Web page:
ST. LOUIS (AP) — After waving teammates away from the ball, Tavon Austin stayed close. He was worried the Indianapolis Colts might down it near the goal line.
The next few seconds were a blur of fearless decision-making, instincts and raw speed. The rookie's long-awaited breakout day was off to the races.
A 98-yard punt return brought the St. Louis Rams' draft-day gadget pick to life in Week 10, the play lasting approximately the same amount of time as his reasoning for taking the risk that propelled his team into the bye week.
"I knew the ball was bouncing my way," Austin said Wednesday. "So, something told me to grab it, and I did. I had a couple blocks and I made a play."
Coach Jeff Fisher, who typically skimps on the compliments, ranked Austin's show as "close to the top" in all his years in the NFL.
The kid caught the Colts flat-footed three times, treating them like a garden variety opponent from his touchdown-machine days at West Virginia in Sunday's surprising 38-8 road blowout of the AFC South leaders. Thus emboldened, Austin then attempted to outrun his previously pedestrian NFL output prior to the game.
"Confidence is the No. 1 thing," Austin said. "My confidence never went down. My coaches and my family kept telling me to be patient, and when my time comes it's going to come."
The Rams (4-6) traded up eight spots to grab one of the fastest players of the draft with the eighth overall pick. Then, they waited.
Most memorable in the early going, perhaps, were the big plays that didn't count. There were enough punt returns called back by penalties that Fisher applauded him for special teams contributions that did not stick, whether or not the illegal block in question was directly responsible.
Austin avoided post-game questions following a victory over the Jaguars at home and fled the locker room without removing eye black. He had four punt returns for 15 yards that game, another 72 yards wiped out.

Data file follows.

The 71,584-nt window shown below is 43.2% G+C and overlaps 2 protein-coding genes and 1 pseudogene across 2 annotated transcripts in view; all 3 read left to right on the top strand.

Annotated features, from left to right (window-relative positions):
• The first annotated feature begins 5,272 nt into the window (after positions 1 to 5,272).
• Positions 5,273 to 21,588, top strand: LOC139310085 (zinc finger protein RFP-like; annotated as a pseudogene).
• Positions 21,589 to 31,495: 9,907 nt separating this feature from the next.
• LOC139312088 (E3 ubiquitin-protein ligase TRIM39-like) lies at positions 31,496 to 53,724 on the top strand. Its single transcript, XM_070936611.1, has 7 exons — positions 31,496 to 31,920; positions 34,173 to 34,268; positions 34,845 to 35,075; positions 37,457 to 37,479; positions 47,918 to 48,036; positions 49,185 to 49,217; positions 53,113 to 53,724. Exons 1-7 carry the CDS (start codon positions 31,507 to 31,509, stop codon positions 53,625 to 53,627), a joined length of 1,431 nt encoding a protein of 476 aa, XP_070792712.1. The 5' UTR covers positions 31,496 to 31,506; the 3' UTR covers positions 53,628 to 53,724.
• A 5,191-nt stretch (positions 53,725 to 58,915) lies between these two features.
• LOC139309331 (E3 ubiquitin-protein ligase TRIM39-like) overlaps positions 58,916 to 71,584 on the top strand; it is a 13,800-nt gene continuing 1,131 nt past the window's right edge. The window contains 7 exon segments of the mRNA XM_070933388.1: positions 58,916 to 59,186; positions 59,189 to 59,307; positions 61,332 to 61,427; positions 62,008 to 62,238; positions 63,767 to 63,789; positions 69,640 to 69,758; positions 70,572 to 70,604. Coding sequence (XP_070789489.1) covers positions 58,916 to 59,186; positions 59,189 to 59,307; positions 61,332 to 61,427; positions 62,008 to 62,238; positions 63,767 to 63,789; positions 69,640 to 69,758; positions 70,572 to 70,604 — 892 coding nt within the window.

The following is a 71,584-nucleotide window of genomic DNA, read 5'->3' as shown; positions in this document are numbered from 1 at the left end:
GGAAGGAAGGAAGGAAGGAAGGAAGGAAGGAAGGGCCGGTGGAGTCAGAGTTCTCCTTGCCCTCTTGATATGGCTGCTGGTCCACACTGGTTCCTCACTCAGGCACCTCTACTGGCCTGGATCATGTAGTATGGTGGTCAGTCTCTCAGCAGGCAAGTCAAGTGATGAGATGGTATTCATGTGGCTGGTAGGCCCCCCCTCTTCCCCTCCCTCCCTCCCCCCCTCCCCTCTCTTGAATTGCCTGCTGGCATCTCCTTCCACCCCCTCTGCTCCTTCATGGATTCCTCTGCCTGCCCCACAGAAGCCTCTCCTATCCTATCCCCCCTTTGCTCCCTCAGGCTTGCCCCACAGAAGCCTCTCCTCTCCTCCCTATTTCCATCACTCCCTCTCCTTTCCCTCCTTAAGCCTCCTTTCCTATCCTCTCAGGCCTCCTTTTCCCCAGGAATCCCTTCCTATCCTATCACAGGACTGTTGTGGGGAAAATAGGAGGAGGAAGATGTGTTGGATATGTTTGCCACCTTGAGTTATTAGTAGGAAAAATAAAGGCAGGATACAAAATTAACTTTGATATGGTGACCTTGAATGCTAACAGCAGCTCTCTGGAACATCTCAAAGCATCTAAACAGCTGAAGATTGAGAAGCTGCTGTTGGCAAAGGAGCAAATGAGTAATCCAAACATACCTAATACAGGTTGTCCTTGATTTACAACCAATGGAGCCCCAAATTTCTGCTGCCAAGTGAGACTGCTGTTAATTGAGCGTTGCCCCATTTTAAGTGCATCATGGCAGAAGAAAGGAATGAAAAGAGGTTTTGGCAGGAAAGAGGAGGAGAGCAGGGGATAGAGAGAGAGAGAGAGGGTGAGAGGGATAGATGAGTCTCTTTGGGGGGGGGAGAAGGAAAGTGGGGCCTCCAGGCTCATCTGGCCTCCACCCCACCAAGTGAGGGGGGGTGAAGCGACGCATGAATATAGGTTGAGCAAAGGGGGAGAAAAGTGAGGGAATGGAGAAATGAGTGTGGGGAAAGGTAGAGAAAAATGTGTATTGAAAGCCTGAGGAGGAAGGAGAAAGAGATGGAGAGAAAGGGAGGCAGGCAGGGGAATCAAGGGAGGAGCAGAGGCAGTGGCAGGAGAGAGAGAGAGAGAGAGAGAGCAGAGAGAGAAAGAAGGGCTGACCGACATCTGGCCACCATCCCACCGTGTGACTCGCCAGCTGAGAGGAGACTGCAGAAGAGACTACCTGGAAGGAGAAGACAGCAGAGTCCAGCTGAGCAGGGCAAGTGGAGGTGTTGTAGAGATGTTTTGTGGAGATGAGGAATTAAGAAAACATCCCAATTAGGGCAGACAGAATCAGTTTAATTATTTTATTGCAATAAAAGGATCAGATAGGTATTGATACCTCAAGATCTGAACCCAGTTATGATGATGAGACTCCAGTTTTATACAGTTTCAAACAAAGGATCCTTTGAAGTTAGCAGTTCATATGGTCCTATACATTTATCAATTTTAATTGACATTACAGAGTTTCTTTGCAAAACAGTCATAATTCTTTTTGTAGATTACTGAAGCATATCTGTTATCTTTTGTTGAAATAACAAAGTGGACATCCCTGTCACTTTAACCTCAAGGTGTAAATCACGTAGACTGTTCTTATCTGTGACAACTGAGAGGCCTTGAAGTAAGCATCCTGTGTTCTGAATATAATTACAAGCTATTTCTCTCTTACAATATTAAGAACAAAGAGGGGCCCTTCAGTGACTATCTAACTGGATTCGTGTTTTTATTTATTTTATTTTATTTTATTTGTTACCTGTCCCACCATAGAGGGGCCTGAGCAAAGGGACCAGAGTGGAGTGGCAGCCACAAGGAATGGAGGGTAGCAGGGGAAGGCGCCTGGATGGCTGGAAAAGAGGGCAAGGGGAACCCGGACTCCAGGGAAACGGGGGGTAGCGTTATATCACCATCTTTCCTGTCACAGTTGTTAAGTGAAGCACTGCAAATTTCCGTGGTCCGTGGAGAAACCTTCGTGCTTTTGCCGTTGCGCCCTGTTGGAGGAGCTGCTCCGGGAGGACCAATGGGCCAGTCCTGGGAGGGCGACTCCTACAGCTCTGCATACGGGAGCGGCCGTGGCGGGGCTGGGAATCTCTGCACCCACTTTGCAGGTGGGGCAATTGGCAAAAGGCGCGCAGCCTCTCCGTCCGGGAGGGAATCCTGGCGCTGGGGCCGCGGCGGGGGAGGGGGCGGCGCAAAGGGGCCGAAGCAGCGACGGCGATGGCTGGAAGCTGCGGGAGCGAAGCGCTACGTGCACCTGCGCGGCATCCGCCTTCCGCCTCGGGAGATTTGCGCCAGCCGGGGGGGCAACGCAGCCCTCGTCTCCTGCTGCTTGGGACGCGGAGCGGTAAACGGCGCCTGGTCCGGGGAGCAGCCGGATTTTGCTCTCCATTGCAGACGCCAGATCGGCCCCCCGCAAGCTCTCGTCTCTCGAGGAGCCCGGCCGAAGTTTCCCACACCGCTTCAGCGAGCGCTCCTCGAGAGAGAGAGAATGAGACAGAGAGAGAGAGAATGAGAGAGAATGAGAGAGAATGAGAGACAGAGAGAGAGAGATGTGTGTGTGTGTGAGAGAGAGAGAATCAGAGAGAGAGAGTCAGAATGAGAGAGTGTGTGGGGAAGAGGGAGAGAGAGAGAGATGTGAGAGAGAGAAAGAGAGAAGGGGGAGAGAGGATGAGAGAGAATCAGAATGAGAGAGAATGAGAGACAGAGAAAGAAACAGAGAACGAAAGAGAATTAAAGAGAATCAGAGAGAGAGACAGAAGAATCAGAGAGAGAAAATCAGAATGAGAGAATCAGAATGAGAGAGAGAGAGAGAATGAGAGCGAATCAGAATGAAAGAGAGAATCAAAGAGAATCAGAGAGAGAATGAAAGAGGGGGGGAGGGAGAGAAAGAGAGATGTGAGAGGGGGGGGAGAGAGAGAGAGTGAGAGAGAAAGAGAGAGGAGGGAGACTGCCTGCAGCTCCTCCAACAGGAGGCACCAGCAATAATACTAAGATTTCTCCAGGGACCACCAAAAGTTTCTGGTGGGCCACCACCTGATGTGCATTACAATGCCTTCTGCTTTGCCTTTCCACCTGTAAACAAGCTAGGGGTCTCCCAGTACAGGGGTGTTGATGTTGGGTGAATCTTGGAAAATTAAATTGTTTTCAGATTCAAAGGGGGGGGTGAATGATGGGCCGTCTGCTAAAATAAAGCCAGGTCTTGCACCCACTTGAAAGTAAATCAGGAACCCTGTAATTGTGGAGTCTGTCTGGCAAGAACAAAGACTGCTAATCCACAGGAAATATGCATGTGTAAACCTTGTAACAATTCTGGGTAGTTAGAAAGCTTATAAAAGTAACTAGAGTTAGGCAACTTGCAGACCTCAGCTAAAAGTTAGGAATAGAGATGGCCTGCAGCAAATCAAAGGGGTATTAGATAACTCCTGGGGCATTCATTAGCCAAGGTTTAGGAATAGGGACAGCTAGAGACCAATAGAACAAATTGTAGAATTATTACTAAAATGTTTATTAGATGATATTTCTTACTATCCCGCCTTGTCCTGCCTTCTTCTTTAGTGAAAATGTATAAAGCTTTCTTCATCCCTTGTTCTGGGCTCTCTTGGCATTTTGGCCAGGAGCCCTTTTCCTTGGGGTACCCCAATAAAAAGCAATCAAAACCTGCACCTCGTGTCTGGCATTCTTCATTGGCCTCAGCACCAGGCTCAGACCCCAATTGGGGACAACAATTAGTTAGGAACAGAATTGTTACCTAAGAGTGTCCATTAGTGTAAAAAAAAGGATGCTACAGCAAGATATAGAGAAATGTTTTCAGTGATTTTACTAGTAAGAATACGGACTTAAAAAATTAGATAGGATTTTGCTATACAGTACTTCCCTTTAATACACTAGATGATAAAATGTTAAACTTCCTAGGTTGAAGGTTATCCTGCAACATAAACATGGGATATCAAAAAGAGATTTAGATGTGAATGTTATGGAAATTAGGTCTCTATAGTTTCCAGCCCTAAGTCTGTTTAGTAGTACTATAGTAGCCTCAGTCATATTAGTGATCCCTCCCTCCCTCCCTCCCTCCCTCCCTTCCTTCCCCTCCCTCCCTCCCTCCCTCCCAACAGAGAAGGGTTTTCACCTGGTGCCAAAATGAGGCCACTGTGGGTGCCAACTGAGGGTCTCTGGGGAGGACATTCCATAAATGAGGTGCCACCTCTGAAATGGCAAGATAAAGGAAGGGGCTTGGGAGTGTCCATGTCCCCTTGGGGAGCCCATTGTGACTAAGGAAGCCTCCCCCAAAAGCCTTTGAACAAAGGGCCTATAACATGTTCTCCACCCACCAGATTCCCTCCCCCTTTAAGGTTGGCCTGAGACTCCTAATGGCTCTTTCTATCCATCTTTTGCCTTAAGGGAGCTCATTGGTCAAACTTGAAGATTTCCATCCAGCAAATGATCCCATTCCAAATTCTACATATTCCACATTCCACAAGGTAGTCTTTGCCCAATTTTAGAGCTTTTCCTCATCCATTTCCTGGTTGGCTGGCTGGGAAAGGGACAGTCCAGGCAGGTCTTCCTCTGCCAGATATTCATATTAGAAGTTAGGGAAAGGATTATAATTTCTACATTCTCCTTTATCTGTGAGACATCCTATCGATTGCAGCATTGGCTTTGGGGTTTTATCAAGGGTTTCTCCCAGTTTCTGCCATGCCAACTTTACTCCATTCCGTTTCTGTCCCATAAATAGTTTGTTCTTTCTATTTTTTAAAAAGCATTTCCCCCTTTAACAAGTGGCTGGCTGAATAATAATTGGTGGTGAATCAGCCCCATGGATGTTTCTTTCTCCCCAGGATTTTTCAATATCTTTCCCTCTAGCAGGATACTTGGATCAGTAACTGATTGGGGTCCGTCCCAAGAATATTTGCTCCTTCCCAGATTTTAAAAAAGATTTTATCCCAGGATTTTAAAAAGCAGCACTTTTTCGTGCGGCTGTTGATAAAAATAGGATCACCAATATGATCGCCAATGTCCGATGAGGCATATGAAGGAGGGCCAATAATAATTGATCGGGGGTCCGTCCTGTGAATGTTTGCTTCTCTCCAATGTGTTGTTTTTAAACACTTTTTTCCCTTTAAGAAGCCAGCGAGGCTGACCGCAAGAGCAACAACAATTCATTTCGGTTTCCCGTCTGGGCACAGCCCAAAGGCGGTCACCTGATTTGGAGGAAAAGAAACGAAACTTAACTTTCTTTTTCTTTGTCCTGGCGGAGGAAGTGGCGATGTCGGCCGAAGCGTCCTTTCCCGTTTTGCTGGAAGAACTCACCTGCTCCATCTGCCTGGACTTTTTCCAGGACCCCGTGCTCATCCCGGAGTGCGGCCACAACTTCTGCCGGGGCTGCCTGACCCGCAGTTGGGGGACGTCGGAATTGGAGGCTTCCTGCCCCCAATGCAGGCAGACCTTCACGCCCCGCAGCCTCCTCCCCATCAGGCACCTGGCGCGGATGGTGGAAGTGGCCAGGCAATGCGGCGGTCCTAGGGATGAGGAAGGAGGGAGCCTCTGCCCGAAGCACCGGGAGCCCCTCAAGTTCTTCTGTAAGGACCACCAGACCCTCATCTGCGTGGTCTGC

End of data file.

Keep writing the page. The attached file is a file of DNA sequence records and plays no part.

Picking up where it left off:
Austin couldn't have been on the top of the Colts' defensive game plan, much less a candidate for the infinitely more difficult NFL version of a hockey hat trick: three consecutive touchdowns. Not with NFL-low averages of 6.7 yards per catch and 4.7 yards per punt return.
Even after Sunday's display helped the Rams end a three-game losing streak, there's plenty to tap. Austin has dropped seven passes, tied for the league high according to STATS.
Before rolling up 138 yards on two long scoring catches, Austin peaked at 47 yards in Week 2. His best day on punt returns was 33 yards on three attempts against Tennessee.
Austin kept telling himself, "I can do it."
"Me, coming out, I put pressure on myself just knowing how competitive I am," Austin said. "I wanted to help the team. But overall, you've just got to go out and have fun."
Austin scored 17 touchdowns his senior season at West Virginia, including one each on punt and kickoff returns. He holds school records for all-purpose yards and receptions and though he's just 5-foot-8 and 172 pounds, Austin hasn't missed a game in high school, college or the pros.
"Working with him every day in practice makes it a lot easier for me because there are not too many Tavon Austins out there," Rams cornerback Trumaine Johnson said. "I've watched the tape from West Virginia, when he scored every time he touched the ball."
On the 98-yard punt return, tied for third longest in NFL history, the Colts got perhaps a finger on Austin.
"Had guys down there and a bunch of guys maybe assuming play's going to be downed at the 1," coach Chuck Pagano said. "We told our guys — they knew — this guy would catch it at the 1, catch it 5 yards deep."
The Colts were shocked when Austin fielded the punt, but Rams special teamers recovered in plenty of time to pave the way.
"Anytime we can get the ball in his hands, we expect him to go the distance," teammate Ray Ray Armstrong said. "That's why we never quit. He takes chances back there."
Nobody touched Austin on the 57-yard score and the 81-yarder, both victimizing Vontae Davis. The last TD of the day featured 75 yards after the catch off a crossing pattern on third-and-9.
Austin is just the third player in NFL history to score three touchdowns on plays of 50 or more yards in a game.
Blink, and he's gone.
Though they're last in the NFC West, a complete effort against the Colts should boost the Rams' confidence when they return from the bye with a home game against the Bears.
The biggest issue is finding consistency on a big-play defense, especially against the run: The Colts were held to 18 yards rushing, but a week earlier the Titans gained 198.
Having Austin loom larger on the scouting report can only help an offense that's trying to overcome quarterback Sam Bradford's season-ending knee injury.
Rookie Zac Stacy is a keeper at running back with a pair of 100-yard games and three touchdowns the last three weeks, and the line is improved with Rodger Saffold, a longtime starter at tackle, plugged in at right guard in place of injured Harvey Dahl.
Kellen Clemens is coming off a career day, too. The two longest completions of his career went to Austin.
"I don't know what the projections are," Clemens said. "I think we've still got a chance, obviously, to get into the dance at the end of the year."
With Austin doing the fanciest footwork.